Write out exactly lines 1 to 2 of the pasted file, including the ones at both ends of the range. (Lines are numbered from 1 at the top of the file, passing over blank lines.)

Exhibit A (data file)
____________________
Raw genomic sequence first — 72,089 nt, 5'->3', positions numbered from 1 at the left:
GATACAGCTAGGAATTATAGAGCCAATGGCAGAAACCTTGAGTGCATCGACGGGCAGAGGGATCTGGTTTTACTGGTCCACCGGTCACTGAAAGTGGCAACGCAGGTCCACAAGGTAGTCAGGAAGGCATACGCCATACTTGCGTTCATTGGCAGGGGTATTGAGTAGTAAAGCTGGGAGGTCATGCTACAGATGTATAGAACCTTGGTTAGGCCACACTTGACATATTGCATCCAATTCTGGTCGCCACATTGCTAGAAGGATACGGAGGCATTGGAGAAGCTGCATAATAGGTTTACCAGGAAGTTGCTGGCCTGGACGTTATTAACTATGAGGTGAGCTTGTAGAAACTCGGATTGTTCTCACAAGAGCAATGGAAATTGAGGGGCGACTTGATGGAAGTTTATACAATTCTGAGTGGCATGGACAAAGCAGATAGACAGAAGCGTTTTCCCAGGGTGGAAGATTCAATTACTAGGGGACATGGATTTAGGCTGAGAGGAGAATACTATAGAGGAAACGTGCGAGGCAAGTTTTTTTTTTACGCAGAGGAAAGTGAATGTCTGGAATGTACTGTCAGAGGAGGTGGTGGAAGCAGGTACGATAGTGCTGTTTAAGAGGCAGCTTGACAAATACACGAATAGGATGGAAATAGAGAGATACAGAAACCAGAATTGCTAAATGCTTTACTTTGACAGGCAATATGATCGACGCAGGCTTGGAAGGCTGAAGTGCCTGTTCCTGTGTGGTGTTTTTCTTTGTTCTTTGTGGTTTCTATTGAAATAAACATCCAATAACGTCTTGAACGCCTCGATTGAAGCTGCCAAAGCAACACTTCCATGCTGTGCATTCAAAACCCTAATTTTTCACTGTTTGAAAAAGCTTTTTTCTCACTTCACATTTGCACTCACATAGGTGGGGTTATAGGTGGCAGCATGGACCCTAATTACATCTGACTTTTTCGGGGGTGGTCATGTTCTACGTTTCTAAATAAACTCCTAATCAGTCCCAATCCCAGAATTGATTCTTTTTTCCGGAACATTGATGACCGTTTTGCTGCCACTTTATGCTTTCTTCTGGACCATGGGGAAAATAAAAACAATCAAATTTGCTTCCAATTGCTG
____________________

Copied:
Raw genomic sequence first — 72,089 nt, 5'->3', positions numbered from 1 at the left:
GATACAGCTAGGAATTATAGAGCCAATGGCAGAAACCTTGAGTGCATCGACGGGCAGAGGGATCTGGTTTTACTGGTCCACCGGTCACTGAAAGTGGCAACGCAGGTCCACAAGGTAGTCAGGAAGGCATACGCCATACTTGCGTTCATTGGCAGGGGTATTGAGTAGTAAAGCTGGGAGGTCATGCTACAGATGTATAGAACCTTGGTTAGGCCACACTTGACATATTGCATCCAATTCTGGTCGCCACATTGCTAGAAGGATACGGAGGCATTGGAGAAGCTGCATAATAGGTTTACCAGGAAGTTGCTGGCCTGGACGTTATTAACTATGAGGTGAGCTTGTAGAAACTCGGATTGTTCTCACAAGAGCAATGGAAATTGAGGGGCGACTTGATGGAAGTTTATACAATTCTGAGTGGCATGGACAAAGCAGATAGACAGAAGCGTTTTCCCAGGGTGGAAGATTCAATTACTAGGGGACATGGATTTAGGCTGAGAGGAGAATACTATAGAGGAAACGTGCGAGGCAAGTTTTTTTTTTACGCAGAGGAAAGTGAATGTCTGGAATGTACTGTCAGAGGAGGTGGTGGAAGCAGGTACGATAGTGCTGTTTAAGAGGCAGCTTGACAAATACACGAATAGGATGGAAATAGAGAGATACAGAAACCAGAATTGCTAAATGCTTTACTTTGACAGGCAATATGATCGACGCAGGCTTGGAAGGCTGAAGTGCCTGTTCCTGTGTGGTGTTTTTCTTTGTTCTTTGTGGTTTCTATTGAAATAAACATCCAATAACGTCTTGAACGCCTCGATTGAAGCTGCCAAAGCAACACTTCCATGCTGTGCATTCAAAACCCTAATTTTTCACTGTTTGAAAAAGCTTTTTTCTCACTTCACATTTGCACTCACATAGGTGGGGTTATAGGTGGCAGCATGGACCCTAATTACATCTGACTTTTTCGGGGGTGGTCATGTTCTACGTTTCTAAATAAACTCCTAATCAGTCCCAATCCCAGAATTGATTCTTTTTTCCGGAACATTGATGACCGTTTTGCTGCCACTTTATGCTTTCTTCTGGACCATGGGGAAAATAAAAACAATCAAATTTGCTTCCAATTGCTG